- We decided to increase staff on our career development and employer engagement teams who support our Seekers by 50% (from 2 full-time staff to 3 full-time staff). We then decided to add another person to the career development team, doubling our resources dedicated to preparing students for their job search and supporting them while they are Seekers. Those two new individuals start at NSS in October.
- We decided to start to program a series of post-graduation workshops and classes for Seekers so that they could continue to build skills and improve their qualifications for jobs. We also decided that these workshops and classes would be free to all Seekers so long as they were still actively involved in their job search. We started this initiative in late August and will continue to roll out new workshops and classes through Q4 and into early 2021.
- We are launching a Fellowship Program to create a way for Seekers to connect with real on-the-job work experience during a paid, 12 week “apprenticeship”. Fellowships may be used by employers as a way to test-drive prospective full-time developers or data analysts or simply be a way for organizations to complete projects that they lack resources to complete. But Seekers get valuable work experience, they get to continue their professional development, and they get to add real work to their resume. We have hired a full-time Program Manager to run this program and we are raising funds to help underwrite payments for some of the Fellowships.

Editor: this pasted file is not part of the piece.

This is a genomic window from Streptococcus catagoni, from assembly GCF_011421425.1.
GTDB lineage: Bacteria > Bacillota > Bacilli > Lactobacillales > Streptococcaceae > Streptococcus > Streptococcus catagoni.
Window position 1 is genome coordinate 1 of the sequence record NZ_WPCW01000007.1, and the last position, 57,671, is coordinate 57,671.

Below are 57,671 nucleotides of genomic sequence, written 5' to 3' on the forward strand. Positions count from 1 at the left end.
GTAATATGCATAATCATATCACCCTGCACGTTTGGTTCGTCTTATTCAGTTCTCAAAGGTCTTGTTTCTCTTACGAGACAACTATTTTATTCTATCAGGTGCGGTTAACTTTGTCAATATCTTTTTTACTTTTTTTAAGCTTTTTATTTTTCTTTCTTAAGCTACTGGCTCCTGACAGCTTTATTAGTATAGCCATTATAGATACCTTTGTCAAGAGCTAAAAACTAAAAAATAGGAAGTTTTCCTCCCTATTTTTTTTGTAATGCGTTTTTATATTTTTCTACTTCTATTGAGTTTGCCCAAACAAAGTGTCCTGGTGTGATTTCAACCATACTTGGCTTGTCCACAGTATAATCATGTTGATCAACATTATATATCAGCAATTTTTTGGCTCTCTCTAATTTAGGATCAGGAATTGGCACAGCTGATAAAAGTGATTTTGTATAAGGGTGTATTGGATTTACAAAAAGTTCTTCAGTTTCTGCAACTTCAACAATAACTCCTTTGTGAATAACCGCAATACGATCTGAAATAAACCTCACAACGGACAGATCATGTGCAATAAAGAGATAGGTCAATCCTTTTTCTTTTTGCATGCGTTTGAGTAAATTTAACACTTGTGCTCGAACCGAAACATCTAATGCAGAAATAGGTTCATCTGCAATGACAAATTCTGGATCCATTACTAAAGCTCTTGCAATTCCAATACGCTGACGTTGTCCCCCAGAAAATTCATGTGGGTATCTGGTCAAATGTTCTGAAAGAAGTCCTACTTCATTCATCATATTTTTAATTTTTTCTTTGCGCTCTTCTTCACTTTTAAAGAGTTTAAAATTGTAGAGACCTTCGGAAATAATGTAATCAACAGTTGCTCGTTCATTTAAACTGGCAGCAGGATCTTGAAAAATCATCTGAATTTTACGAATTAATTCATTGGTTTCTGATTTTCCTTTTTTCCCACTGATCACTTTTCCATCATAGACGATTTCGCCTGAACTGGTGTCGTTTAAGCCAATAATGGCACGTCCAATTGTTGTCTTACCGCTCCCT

So how do we pay for it? To start, we shifted resources around, financial and employees, so that we could start to implement the expanded Seeker support initiatives. For longer term support, we launched the Mind the Gap campaign - to ask those who have seen the benefits of what NSS does to help us support our students and Seekers who are trying to reap the same benefits. You can learn more about this campaign and the initiatives identified above in our blog, We Have A Problem, You Can Help Us Solve It.
The Mind the Gap campaign launched last week and we’ve already seen several alumni and community members step up to contribute. A big THANK YOU goes out to our first 2012 Society Member, Ryan Tanay of Web Development Cohort 10! Five other alumni have joined our Founder's Circle representing Web Development Cohorts 6, 12, 21, and Evening 8 and Data Science Cohort 1. You can learn more about our giving levels and other ways to support NSS on our donation page. We appreciate any and all support our graduates and friends are able to provide - it all makes a difference.